I’ve been following Colin Walker’s thoughts on a ‘required reading’ page since Monday and have been thinking about it myself. His own thoughts were based on Dave Winer talking about the idea.
What is a required reading page to me?
Dave Winer seems to suggest a page which would link to articles that deeply affect the blogger, or explain their motivations and give context. Colin took the idea further and talked about old posts which the blogger would want to highlight. There could be external links which the blogger would want the reader to get acquainted with before weighing in on the subject the blogger talks about.
Why are we talking about it?
Two years ago, Derek Sivers and party introduced the idea of the /now page. It’s an easy way for bloggers to talk about what they’re doing right now. There was a marked effort to explain that this page would not be automated, so that the blogger frequently updates it and nurtures the page as a window into their lives. You can read my /now page here.
These ideas – a now page, and a required reading page, are extensions of a blog and a way to empower bloggers to build a blog as an extension of their lives. Sure, you can post what you’re working on on Instagram, and rant about it on twitter. But when it lives on your blog, you care about it more, and so does your reader.
When I was thinking about it, I felt that the required reading page is better implemented by the blogger simply choosing to write about the topic they care about. If you want people to notice a certain article, just blog about it, quote it, and explain your take on it. Ask the reader for their takeaway too. Perhaps, in that sense, a required reading page is every page on your blog. If you care about it enough to write about it, I’ll know that you recommend that I read it too. That is how it works right now, and that’s why I read Dave Winer’s post – because Colin Walker was talking about it.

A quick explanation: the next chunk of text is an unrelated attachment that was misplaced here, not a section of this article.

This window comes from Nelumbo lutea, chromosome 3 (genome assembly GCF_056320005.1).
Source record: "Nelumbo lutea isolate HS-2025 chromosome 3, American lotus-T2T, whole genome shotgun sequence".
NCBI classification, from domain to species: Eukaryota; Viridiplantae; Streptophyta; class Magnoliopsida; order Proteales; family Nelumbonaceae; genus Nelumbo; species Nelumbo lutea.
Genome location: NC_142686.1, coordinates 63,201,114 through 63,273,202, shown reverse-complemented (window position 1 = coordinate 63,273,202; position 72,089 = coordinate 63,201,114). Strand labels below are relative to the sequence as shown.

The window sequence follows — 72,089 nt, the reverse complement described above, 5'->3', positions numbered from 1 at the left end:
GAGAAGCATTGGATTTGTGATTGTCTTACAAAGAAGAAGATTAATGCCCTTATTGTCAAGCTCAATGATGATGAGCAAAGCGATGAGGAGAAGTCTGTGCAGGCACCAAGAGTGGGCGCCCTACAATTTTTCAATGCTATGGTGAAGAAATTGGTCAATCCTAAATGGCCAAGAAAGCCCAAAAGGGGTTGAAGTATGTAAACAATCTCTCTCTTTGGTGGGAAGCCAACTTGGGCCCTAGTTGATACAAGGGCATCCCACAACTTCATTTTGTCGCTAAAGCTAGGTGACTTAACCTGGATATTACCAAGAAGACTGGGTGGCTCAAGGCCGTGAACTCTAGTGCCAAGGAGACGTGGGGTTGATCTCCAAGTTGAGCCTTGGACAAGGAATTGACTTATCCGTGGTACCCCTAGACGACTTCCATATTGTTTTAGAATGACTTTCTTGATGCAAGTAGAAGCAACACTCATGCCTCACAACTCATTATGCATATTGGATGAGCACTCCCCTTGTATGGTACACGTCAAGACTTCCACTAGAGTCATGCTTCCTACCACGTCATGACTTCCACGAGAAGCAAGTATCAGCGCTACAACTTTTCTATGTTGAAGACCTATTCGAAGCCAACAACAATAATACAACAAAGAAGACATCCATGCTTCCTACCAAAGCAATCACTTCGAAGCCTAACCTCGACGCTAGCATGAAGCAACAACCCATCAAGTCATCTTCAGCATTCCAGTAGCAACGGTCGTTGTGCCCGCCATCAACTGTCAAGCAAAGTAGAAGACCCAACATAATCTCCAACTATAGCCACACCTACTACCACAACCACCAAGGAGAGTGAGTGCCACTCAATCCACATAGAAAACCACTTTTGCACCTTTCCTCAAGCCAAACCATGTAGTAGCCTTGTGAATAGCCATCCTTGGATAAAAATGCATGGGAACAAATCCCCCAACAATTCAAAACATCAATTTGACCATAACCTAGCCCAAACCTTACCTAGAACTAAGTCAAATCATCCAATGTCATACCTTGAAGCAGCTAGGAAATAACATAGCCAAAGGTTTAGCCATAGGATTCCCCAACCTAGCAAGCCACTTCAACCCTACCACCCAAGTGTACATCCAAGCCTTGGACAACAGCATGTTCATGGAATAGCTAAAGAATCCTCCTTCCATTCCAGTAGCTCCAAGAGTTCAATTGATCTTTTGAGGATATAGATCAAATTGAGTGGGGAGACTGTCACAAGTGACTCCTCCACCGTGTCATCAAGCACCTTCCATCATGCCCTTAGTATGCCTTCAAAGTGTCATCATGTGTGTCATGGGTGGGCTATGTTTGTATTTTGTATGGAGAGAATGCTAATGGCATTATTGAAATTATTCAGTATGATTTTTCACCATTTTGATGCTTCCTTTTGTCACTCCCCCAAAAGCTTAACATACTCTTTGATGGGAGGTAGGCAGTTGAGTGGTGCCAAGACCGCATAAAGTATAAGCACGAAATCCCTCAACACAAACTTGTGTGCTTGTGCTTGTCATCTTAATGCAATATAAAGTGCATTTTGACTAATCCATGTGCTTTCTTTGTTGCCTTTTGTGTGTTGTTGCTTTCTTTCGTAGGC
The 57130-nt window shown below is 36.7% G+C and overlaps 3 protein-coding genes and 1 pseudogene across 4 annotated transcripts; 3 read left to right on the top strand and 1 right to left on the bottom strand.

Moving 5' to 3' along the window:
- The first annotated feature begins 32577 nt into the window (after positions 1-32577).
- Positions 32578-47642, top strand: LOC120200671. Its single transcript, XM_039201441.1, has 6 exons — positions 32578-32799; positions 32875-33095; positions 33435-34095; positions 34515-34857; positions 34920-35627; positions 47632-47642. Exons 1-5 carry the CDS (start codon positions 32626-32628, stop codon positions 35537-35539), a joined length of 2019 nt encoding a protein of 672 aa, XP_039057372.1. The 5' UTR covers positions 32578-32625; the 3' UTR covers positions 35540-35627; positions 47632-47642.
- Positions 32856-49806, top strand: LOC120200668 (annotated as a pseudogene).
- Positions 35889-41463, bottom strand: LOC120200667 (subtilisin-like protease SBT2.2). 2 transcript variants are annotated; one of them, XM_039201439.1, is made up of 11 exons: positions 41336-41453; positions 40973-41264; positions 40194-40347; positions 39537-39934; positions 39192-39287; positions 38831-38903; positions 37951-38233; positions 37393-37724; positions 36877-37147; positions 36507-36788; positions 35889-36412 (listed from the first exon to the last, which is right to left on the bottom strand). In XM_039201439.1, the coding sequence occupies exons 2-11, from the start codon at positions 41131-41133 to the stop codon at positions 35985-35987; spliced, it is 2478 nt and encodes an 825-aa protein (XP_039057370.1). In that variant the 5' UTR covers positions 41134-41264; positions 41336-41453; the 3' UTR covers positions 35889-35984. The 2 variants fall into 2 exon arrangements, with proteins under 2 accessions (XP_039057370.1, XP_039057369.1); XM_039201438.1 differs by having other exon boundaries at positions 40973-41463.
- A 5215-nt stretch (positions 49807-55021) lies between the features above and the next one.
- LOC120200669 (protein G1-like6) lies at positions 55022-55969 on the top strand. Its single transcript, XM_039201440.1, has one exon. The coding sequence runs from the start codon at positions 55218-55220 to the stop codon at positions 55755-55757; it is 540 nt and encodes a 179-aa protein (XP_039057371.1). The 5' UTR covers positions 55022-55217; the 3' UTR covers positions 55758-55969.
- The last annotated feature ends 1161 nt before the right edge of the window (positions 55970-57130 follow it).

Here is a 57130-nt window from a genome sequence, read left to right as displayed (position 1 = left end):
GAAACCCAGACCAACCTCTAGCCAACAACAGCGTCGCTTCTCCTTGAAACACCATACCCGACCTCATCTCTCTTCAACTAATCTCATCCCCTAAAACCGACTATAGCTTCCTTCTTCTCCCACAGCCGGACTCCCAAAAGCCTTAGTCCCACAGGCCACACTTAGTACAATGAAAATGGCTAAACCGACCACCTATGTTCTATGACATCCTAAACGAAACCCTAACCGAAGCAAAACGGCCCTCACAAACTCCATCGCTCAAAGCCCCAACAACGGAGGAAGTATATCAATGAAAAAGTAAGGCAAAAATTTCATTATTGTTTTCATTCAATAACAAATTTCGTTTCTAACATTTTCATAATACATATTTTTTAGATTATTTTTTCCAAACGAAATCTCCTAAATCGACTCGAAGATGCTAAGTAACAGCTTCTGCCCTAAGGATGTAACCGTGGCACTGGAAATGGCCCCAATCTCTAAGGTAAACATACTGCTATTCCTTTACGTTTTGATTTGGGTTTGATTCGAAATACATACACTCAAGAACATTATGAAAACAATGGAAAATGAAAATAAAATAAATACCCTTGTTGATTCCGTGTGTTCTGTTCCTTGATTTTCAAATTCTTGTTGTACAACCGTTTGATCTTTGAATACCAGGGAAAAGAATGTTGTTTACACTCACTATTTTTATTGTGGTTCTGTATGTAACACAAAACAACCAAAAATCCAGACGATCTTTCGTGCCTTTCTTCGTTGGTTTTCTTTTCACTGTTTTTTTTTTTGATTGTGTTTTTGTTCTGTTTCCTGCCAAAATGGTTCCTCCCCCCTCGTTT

But when you look at the way people blog now, a lot of bloggers have, since a long time, maintained a page of reading which they want to highlight. Famous bloggers often have a page which lists their most popular blog posts (a great example is this page by Leo Babauta) and others often point to external reading that they value. It’s time this too is formalized into a format and a ‘named’ page, so as to guide future bloggers (and current bloggers) and help leapfrog the blog from a stream of thoughts and articles to a centerpiece of activity and a deeper reflection of the blogger’s life.
p.s. Named pages are useful in both kickstarting a blog and maintaining it for your readers. Examples are the About page, the /now page, the Colophon page (which talks about your tools, your blog’s history; sort of an extended About page; here’s an example), and now, hopefully, the required reading page. As Colin says in his post about the Required Reading page –
I’m going to spend some time considering what I might have on mine.